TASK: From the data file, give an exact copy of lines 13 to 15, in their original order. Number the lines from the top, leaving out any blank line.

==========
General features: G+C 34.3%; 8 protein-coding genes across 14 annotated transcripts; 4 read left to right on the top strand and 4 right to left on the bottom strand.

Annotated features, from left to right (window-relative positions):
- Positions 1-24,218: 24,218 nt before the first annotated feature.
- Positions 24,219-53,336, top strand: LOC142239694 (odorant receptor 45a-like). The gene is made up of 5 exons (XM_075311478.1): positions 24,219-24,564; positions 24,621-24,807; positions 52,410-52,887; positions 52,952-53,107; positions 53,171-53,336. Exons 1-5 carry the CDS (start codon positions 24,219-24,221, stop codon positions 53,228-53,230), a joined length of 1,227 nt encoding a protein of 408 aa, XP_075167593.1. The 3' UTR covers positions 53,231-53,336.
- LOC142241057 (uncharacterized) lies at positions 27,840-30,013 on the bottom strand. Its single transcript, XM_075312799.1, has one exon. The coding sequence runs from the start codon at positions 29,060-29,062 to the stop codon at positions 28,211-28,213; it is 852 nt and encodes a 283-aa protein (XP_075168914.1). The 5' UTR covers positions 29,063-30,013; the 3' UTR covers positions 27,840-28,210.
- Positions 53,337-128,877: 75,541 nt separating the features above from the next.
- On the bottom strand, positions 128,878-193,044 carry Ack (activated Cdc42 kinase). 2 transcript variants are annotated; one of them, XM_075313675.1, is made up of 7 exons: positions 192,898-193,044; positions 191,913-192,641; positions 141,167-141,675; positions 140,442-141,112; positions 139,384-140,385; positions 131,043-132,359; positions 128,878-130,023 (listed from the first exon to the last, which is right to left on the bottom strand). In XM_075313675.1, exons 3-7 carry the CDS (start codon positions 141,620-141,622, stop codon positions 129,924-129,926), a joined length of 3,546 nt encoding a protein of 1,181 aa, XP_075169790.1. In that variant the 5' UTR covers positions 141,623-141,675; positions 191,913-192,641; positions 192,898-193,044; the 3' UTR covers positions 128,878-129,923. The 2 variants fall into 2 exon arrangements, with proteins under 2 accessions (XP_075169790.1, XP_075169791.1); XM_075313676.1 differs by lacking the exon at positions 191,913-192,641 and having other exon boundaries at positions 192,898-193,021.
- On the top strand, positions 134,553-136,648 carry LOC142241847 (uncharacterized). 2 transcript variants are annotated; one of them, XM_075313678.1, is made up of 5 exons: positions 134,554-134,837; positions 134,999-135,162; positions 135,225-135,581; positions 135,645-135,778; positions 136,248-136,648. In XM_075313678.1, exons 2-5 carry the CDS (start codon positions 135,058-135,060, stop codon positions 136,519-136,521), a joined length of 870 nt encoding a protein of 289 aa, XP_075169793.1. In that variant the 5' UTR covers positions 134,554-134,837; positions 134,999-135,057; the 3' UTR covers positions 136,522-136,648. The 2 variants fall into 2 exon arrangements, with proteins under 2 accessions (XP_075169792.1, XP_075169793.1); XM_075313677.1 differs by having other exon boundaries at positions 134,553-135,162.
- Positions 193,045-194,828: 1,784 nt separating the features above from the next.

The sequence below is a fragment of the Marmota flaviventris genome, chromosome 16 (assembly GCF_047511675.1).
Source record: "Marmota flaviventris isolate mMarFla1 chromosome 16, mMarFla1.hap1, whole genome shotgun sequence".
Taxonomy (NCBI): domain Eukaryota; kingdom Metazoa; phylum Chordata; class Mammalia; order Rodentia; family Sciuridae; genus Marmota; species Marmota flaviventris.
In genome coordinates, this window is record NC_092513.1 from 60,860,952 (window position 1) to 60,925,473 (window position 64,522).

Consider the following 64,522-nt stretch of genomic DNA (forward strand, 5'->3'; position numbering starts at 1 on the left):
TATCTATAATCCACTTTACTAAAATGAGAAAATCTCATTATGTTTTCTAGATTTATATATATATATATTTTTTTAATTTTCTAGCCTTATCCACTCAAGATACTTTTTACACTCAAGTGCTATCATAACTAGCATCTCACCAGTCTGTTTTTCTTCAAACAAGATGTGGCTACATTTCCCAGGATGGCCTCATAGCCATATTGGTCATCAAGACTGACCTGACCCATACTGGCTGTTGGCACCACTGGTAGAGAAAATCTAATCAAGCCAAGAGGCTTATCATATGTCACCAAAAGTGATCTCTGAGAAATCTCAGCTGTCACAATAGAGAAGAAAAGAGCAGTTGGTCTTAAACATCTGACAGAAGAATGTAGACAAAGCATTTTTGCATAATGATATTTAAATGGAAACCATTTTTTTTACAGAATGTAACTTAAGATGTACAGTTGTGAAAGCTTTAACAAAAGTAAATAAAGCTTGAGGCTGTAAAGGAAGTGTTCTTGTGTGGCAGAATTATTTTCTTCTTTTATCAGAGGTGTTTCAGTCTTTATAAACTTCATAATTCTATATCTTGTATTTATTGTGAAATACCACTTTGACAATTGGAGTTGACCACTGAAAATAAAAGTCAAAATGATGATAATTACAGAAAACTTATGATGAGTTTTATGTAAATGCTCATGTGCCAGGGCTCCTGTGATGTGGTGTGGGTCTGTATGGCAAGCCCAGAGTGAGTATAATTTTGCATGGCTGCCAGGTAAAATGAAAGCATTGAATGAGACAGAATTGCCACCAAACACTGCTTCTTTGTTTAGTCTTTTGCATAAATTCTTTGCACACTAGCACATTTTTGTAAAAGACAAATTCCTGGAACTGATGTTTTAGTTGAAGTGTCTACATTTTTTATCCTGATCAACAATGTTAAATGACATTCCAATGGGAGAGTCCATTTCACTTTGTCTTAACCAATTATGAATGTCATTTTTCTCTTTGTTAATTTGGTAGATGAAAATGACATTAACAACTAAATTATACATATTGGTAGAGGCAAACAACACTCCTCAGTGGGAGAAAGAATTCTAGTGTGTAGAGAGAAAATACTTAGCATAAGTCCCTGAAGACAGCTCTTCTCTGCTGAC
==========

In genome coordinates, this window is record NC_092513.1 from 60,860,952 (window position 1) to 60,925,473 (window position 64,522).

Consider the following 64,522-nt stretch of genomic DNA (forward strand, 5'->3'; position numbering starts at 1 on the left):
TATCTATAATCCACTTTACTAAAATGAGAAAATCTCATTATGTTTTCTAGATTTATATATATATATATTTTTTTAATTTTCTAGCCTTATCCACTCAAGATACTTTTTACACTCAAGTGCTATCATAACTAGCATCTCACCAGTCTGTTTTTCTTCAAACAAGATGTGGCTACATTTCCCAGGATGGCCTCATAGCCATATTGGTCATCAAGACTGACCTGACCCATACTGGCTGTTGGCACCACTGGTAGAGAAAATCTAATCAAGCCAAGAGGCTTATCATATGTCACCAAAAGTGATCTCTGAGAAATCTCAGCTGTCACAATAGAGAAGAAAAGAGCAGTTGGTCTTAAACATCTGACAGAAGAATGTAGACAAAGCATTTTTGCATAATGATATTTAAATGGAAACCATTTTTTTTACAGAATGTAACTTAAGATGTACAGTTGTGAAAGCTTTAACAAAAGTAAATAAAGCTTGAGGCTGTAAAGGAAGTGTTCTTGTGTGGCAGAATTATTTTCTTCTTTTATCAGAGGTGTTTCAGTCTTTATAAACTTCATAATTCTATATCTTGTATTTATTGTGAAATACCACTTTGACAATTGGAGTTGACCACTGAAAATAAAAGTCAAAATGATGATAATTACAGAAAACTTATGATGAGTTTTATGTAAATGCTCATGTGCCAGGGCTCCTGTGATGTGGTGTGGGTCTGTATGGCAAGCCCAGAGTGAGTATAATTTTGCATGGCTGCCAGGTAAAATGAAAGCATTGAATGAGACAGAATTGCCACCAAACACTGCTTCTTTGTTTAGTCTTTTGCATAAATTCTTTGCACACTAGCACATTTTTGTAAAAGACAAATTCCTGGAACTGATGTTTTAGTTGAAGTGTCTACATTTTTTATCCTGATCAACAATGTTAAATGACATTCCAATGGGAGAGTCCATTTCACTTTGTCTTAACCAATTATGAATGTCATTTTTCTCTTTGTTAATTTGGTAGATGAAAATGACATTAACAACTAAATTATACATATTGGTAGAGGCAAACAACACTCCTCAGTGGGAGAAAGAATTCTAGTGTGTAGAGAGAAAATACTTAGCATAAGTCCCTGAAGACAGCTCTTCTCTGCTGAC